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Blockchain Startup R3 Trims Fifth of Jobs in Cost-Cutting Drive

(Bloomberg) -- R3, the blockchain company backed by investors including Bank of America Corp. and Intel Corp., fired just over a fifth of its workforce last week as it seeks to preserve cash to weather an industry downturn, people with knowledge of the matter said.

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The New York-based company, one of the earliest startups to focus on developing blockchain-based systems for banks and other financial firms, said in a Sept. 11 blog post that it was reducing headcount, without giving figures. R3 eliminated jobs globally across different functions, the people said, asking not to be named discussing private information.

While R3 has had success recently attracting potential new business working for central banks on digital currencies, some projects in areas like insurance and trade finance haven’t developed as planned, leading to lost revenue, the people said.

Banks and other traditional financial institutions have been experimenting with blockchain technology for almost a decade, seeking to streamline some of their processes and cut costs. Yet adoption has been slow and the industry has yet to reap any large-scale benefits from the efforts. That’s led some critics to question whether crypto’s underlying technology has any significant utility on Wall Street.

“After careful consideration of the macroeconomic environment and commercial landscape, we’ve decided to make some changes at R3 to ensure we respond where demand is strongest but also to maintain a strong operating and financial position,” the company said in a statement to Bloomberg News. “A decision like this is never easy to make.”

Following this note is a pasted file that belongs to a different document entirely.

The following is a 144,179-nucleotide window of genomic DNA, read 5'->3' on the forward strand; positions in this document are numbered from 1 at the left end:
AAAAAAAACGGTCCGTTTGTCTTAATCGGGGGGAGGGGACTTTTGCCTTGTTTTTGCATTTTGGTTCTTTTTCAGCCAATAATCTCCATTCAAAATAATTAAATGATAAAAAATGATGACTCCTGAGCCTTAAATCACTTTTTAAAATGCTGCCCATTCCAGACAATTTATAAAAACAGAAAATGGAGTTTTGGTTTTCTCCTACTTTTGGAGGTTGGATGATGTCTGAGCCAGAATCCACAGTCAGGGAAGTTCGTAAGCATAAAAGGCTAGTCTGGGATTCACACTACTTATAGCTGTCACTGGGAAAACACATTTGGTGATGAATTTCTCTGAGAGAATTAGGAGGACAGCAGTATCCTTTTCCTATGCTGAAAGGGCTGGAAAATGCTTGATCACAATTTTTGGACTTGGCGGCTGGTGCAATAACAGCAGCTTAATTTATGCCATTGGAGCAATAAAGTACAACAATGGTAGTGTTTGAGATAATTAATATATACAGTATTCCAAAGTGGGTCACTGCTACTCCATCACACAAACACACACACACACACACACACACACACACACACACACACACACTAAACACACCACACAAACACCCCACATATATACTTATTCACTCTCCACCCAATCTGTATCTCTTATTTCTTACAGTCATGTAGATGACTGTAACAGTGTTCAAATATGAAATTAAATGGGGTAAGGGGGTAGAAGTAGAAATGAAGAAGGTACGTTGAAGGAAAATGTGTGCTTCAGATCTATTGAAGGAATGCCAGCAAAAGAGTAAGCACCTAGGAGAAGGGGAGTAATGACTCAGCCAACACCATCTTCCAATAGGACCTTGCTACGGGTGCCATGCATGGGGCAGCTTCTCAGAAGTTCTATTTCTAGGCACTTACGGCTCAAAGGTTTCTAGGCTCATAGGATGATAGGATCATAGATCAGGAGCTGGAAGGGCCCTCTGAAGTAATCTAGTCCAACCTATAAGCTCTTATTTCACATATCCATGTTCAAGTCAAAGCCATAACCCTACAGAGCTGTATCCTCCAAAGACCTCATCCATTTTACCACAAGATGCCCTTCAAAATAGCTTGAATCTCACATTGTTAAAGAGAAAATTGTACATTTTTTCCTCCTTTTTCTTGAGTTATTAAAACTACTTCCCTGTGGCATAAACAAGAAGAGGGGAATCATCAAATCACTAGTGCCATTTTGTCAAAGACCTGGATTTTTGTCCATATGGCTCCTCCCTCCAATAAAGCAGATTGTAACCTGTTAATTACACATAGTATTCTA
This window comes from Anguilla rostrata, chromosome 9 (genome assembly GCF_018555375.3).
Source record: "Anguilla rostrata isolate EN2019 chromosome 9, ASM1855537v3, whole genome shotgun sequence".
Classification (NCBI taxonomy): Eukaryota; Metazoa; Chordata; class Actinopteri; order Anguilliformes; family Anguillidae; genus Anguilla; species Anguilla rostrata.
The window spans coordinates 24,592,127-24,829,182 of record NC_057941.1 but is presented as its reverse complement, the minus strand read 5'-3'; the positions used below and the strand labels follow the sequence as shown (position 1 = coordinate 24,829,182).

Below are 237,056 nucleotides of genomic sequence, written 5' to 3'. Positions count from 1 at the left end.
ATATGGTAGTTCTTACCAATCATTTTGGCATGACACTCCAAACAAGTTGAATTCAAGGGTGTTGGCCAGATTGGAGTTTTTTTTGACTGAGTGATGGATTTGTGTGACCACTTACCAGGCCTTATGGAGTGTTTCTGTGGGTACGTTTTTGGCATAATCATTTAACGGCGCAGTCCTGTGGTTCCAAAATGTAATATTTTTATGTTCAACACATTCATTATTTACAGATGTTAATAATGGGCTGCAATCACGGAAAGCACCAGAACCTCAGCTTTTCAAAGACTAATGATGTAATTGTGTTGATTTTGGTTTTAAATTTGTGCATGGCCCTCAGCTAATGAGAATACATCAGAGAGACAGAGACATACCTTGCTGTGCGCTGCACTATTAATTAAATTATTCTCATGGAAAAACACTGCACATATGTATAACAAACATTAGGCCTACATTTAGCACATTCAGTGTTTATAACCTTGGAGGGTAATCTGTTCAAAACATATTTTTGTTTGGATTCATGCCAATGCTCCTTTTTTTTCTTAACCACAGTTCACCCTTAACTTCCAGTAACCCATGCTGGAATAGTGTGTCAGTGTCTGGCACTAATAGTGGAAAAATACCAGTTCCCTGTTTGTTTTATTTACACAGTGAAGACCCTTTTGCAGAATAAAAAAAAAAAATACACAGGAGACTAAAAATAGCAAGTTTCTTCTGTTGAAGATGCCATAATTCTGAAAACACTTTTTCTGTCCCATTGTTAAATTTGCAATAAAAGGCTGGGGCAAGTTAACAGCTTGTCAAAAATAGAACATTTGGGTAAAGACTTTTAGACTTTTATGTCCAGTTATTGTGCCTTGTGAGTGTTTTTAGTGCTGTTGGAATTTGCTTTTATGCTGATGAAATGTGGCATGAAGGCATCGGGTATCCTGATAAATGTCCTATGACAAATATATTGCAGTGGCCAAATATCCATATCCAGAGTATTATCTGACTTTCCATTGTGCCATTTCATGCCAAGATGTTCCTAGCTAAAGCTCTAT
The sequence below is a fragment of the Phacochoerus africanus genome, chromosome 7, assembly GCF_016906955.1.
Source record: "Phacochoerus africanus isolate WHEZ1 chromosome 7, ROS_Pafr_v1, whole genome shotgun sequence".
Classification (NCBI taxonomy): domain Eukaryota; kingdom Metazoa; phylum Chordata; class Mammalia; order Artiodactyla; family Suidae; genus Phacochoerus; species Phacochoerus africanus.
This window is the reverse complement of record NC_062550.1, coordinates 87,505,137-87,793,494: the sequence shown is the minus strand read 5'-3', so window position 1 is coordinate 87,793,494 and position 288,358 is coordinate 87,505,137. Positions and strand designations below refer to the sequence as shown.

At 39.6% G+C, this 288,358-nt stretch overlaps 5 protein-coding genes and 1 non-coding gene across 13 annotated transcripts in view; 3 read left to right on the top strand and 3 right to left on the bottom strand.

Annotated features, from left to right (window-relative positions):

The headwinds facing blockchain startups have been exacerbated by a broad slump in the cryptocurrency sector that’s seen venture-capital funding dry up. Global investment in digital-asset firms plunged 76% in the second quarter from a year earlier, according to PitchBook. As a result, a wide array of companies have had to tighten their belts.

Founded in 2015, R3 initially led a consortium of large banks focused on building blockchain systems to run some of the most complex processes. Some initial members including JPMorgan Chase & Co., Goldman Sachs Group Inc. and Morgan Stanley left the group as R3 sought external funding starting in 2016.

R3 raised $107 million in May 2017 from more than 40 institutions — including blue-chip names like Barclays Plc, UBS Group AG and Wells Fargo & Co. At the time, it was one of the biggest funding rounds for a blockchain company.

While blockchain adoption in finance has been slower than expected, there’s been some progress, and large firms have continued to express interest in areas such as tokenizing traditional financial assets. JPMorgan in June expanded its blockchain-based payments platform to allow corporate clients to use euros, and is also exploring deposit tokens.

Read More: JPMorgan Explores Digital Deposit Token for Payment, Settlement

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